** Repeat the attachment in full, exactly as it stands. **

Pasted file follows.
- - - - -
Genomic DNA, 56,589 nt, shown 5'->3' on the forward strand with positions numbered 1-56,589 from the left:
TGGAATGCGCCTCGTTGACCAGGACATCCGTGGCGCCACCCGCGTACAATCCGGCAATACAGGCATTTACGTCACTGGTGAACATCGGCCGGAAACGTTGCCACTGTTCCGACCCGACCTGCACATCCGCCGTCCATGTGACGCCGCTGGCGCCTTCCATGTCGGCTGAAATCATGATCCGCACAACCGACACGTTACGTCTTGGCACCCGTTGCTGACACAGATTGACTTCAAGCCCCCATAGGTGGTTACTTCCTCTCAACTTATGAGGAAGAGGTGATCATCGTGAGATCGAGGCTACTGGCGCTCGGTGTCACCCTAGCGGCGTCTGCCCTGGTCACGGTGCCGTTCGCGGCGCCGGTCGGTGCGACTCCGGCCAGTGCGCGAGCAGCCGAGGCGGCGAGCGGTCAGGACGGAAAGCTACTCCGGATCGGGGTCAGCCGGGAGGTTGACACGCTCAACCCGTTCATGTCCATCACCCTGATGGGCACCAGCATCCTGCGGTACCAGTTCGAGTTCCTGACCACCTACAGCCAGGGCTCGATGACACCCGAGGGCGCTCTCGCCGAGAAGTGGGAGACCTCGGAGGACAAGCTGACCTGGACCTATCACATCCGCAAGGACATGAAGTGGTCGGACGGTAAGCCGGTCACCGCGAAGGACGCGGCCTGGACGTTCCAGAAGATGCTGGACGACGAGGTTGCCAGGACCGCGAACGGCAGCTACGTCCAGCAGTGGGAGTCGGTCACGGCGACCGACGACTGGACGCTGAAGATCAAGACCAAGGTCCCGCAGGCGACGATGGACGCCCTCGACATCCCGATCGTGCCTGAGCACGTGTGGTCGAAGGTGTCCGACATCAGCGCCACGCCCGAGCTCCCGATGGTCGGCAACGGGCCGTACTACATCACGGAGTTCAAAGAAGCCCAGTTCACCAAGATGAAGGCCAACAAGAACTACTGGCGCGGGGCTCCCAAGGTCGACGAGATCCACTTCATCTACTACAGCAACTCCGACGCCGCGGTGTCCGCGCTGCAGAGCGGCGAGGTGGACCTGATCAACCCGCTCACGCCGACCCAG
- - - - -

Genomic DNA, 56,589 nt, shown 5'->3' on the forward strand with positions numbered 1-56,589 from the left:
TGGAATGCGCCTCGTTGACCAGGACATCCGTGGCGCCACCCGCGTACAATCCGGCAATACAGGCATTTACGTCACTGGTGAACATCGGCCGGAAACGTTGCCACTGTTCCGACCCGACCTGCACATCCGCCGTCCATGTGACGCCGCTGGCGCCTTCCATGTCGGCTGAAATCATGATCCGCACAACCGACACGTTACGTCTTGGCACCCGTTGCTGACACAGATTGACTTCAAGCCCCCATAGGTGGTTACTTCCTCTCAACTTATGAGGAAGAGGTGATCATCGTGAGATCGAGGCTACTGGCGCTCGGTGTCACCCTAGCGGCGTCTGCCCTGGTCACGGTGCCGTTCGCGGCGCCGGTCGGTGCGACTCCGGCCAGTGCGCGAGCAGCCGAGGCGGCGAGCGGTCAGGACGGAAAGCTACTCCGGATCGGGGTCAGCCGGGAGGTTGACACGCTCAACCCGTTCATGTCCATCACCCTGATGGGCACCAGCATCCTGCGGTACCAGTTCGAGTTCCTGACCACCTACAGCCAGGGCTCGATGACACCCGAGGGCGCTCTCGCCGAGAAGTGGGAGACCTCGGAGGACAAGCTGACCTGGACCTATCACATCCGCAAGGACATGAAGTGGTCGGACGGTAAGCCGGTCACCGCGAAGGACGCGGCCTGGACGTTCCAGAAGATGCTGGACGACGAGGTTGCCAGGACCGCGAACGGCAGCTACGTCCAGCAGTGGGAGTCGGTCACGGCGACCGACGACTGGACGCTGAAGATCAAGACCAAGGTCCCGCAGGCGACGATGGACGCCCTCGACATCCCGATCGTGCCTGAGCACGTGTGGTCGAAGGTGTCCGACATCAGCGCCACGCCCGAGCTCCCGATGGTCGGCAACGGGCCGTACTACATCACGGAGTTCAAAGAAGCCCAGTTCACCAAGATGAAGGCCAACAAGAACTACTGGCGCGGGGCTCCCAAGGTCGACGAGATCCACTTCATCTACTACAGCAACTCCGACGCCGCGGTGTCCGCGCTGCAGAGCGGCGAGGTGGACCTGATCAACCCGCTCACGCCGACCCAG